My PrEP Story is the personal voice of people who are using, or have used, PrEP, and those who have been at the forefront of providing it and advocating for it. Find out more about their decisions to use PrEP, how they have navigated using PrEP, and their very own PrEP journey.
I’ve found it oddly difficult to write My PrEP Story, given how much I have to say about PrEP, and how much it’s shaped my experiences over the past five and a half years. I guess we have a bit of a convoluted history, with some pretty lifechanging plot twists thrown in. But, like so many important connections, the story of me and PrEP started in a windowless meeting room of a ramshackle, baffling but absolutely fierce grassroots activism group, just off the City Road. It was early October 2015, and without really knowing why, I – a straight, cis woman – had found myself at an ACT UP (Aids Coalition To Unleash Power) meeting where, before volunteering to co-ordinate an upcoming protest orgy, two dashing blonde young things had given us brief presentations on what would be a truly era defining development.
“I’ve just got back from New York where there’s this thing called PrEP. It’s a pill that they give you for free if you’re having sex without condoms and it actually stops you getting HIV, even if the person you’re fucking is positive and transmittable!” one of them had exclaimed with gleaming eyes.
“But no one even seems to have heard much about it here, and it’s barely available,” the other added, bringing us back to earth, “so we’ve done a bit of digging and found out it’s available to buy direct from suppliers in India for next to nothing, so we thought we’d put together a website and call it ‘iwantprepnow.co.uk’, so people can get the information they need to buy it for themselves. It’s nothing major, but it’s pretty swish, right?”
Okay, they didn’t use the word ‘swish’, but it was absolutely very major, and certainly VERY swish. That website is one you’re doubtless all familiar with and has supplied PrEP to thousands of people over the years until it was finally made available to all on the NHS about a year ago. Being present at that first meeting now has a hazy, filmic sheen to it in my memory; a moment that really did kickstart a new era of agency in healthcare for our community.
I know this is meant to be my PrEP story, and so far, I’ve just told the story about iwantPrEPnow… but in retrospect, that moment unlocked a portal of selfhood for me. I went into that meeting believing myself to be a straight, cis woman, and came out of it (although I didn’t realize at the time) a queer tranny powerhouse, who would go on to protest naked in the offices of Gilead (who make branded PrEP), speak at an international PrEP conference, liberally shag whoever I want without fear of the overwhelming weight of my newfound community’s historical trauma, about which I still had so much to learn at that point.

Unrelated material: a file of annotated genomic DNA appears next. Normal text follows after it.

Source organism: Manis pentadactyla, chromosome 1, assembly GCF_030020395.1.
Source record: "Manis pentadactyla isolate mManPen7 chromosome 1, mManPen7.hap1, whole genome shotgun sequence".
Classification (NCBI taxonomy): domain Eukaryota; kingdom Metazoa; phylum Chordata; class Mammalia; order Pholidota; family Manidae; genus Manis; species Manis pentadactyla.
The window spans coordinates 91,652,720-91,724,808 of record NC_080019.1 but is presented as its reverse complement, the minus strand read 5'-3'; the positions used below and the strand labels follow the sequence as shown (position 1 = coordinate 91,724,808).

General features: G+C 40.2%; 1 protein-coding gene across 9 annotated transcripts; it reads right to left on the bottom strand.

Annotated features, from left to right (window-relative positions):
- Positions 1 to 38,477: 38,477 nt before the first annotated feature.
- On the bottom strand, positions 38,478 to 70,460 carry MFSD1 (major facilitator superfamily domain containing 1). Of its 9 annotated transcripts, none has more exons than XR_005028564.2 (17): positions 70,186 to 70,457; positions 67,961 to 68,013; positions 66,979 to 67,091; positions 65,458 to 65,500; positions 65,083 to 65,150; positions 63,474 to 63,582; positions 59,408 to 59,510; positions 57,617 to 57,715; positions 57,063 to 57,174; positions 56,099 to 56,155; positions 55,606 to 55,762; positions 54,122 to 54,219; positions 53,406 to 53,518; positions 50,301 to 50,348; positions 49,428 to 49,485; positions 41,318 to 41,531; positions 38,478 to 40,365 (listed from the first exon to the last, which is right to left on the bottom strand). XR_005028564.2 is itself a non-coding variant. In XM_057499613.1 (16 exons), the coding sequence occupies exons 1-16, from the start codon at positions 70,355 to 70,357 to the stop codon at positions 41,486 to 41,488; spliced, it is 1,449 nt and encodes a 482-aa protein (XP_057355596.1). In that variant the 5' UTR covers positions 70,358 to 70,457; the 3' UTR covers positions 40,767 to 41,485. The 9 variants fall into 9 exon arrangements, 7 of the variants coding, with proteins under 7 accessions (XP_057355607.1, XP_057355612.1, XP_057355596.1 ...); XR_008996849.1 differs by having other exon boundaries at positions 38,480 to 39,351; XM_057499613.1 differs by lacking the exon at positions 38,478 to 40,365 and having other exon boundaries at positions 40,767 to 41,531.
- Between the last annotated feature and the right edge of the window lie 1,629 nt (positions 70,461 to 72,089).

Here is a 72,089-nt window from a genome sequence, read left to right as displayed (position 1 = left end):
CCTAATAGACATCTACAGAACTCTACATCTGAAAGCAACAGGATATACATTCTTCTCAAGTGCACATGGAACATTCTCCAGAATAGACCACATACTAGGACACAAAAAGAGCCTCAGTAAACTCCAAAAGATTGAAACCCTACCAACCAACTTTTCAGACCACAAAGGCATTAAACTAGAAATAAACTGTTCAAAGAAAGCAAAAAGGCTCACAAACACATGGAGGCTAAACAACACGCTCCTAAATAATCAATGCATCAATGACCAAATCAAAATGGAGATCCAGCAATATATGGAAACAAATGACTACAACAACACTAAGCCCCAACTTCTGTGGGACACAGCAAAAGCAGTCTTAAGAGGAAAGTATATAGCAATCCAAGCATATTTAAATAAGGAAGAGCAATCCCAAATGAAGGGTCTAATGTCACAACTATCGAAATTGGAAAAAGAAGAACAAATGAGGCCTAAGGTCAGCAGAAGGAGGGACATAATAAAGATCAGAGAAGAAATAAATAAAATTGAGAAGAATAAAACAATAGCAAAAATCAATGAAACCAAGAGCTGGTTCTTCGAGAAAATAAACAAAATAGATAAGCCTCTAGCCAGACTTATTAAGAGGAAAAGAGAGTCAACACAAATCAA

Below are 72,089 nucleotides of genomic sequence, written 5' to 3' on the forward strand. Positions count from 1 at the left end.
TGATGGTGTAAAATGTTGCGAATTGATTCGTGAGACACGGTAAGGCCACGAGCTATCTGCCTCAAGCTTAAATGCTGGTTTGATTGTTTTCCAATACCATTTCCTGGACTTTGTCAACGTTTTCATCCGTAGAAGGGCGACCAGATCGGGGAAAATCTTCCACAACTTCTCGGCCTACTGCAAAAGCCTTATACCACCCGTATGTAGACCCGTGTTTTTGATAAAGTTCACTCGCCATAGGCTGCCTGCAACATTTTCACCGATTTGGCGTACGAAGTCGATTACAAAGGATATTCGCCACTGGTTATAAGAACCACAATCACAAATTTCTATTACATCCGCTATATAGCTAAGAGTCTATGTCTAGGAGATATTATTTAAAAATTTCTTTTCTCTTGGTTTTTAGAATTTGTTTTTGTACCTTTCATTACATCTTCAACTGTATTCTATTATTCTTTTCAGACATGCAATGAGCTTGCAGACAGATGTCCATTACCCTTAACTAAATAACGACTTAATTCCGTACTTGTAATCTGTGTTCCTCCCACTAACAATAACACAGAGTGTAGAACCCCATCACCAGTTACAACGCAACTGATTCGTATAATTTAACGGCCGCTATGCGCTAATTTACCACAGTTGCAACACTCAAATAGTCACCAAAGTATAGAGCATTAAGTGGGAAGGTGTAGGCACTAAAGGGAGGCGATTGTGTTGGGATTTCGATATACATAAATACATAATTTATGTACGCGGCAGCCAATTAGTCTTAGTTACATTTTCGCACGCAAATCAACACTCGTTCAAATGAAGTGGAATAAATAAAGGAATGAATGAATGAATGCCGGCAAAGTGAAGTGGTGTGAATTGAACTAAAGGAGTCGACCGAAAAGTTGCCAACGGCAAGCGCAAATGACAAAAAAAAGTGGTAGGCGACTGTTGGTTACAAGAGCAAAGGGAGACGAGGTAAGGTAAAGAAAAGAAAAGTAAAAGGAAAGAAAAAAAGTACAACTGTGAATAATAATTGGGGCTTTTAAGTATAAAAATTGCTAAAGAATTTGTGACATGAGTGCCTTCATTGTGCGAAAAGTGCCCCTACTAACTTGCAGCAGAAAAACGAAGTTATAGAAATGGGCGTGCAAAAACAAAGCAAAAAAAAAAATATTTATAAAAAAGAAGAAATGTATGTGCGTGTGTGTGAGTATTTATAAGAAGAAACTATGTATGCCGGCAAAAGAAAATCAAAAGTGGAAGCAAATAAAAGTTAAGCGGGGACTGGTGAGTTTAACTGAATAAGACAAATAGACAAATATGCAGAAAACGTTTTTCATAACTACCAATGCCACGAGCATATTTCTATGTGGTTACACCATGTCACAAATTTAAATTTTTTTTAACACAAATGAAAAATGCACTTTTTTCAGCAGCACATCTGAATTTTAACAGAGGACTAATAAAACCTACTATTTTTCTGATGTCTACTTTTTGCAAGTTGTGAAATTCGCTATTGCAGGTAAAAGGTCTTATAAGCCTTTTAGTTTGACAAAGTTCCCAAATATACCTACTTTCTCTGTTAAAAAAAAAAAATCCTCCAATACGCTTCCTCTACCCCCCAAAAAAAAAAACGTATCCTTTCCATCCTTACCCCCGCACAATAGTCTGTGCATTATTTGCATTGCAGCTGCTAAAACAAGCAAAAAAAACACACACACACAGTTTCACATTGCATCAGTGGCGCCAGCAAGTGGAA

PrEP released my recognition of myself and my community. I didn’t know why I’d gone to that meeting, except that I’d felt compelled to from the second a friend casually mentioned it to me a few days before. As the days spilled into weeks, and sharing a bottle with an HIV positive friend turned into writing my masters dissertation on the intersection of HIV activism with Queer identity expression, my participation in HIV and broader sexual health activism and advocacy ripped me from the miserable predestined expectations I’d been deluding myself was my path in life, and rooted me in the overwhelming, joyous, angry, sexy as fuck community I’ve come to celebrate as my own, in all its juicy chaos and liberation.
Two years after that meeting I stood on the stage at Ku Bar in Soho and took my first PrEP pill in front of a standing ovation of my siblings, at a wonderful community resource called ‘Let’s Talk About Gay Sex And Drugs’. That pill contained chemicals and formulas that facilitated the sex I wanted, but an unexpected side effect gave me a sense of certainty in my identity that I had never known before. Toying at the time with ideas of gender based on some stuff I’d read online had taken me to the point of using they/them pronouns and cutting my hair short(er), but to fully realize myself I needed my community to share in my celebration of the selfhood I had never been able to find. PrEP was my portal to that community, and that celebration. The activism, the history, the people, the absolute boundless devotion I have discovered to a collection of people who I am still ravenously absorbing into my experience of living queerly – none of it would have happened were it not for that meeting, for that group of people coming together to continue the bittersweet cultural necessity of queers fighting for their right to existence.
And now here I am, in my own queer, genderqueer, neon, femme, hairy, mulleted power, sometimes taking PrEP and sometimes not. It isn’t plain sailing. To misquote Uncle Ben, with great power comes overwhelming heartache, as I feel myself bashed on all sides by a society still a million miles away from basically accepting me and my gender mêlé into its crusty, archaic folds, but frankly I’m mostly happier out here on the liberated edges anyway. So, I’ll take that blue pill any day, as a token of my resistance, subversion, self-actualization and all the things the Matrix said it wasn’t.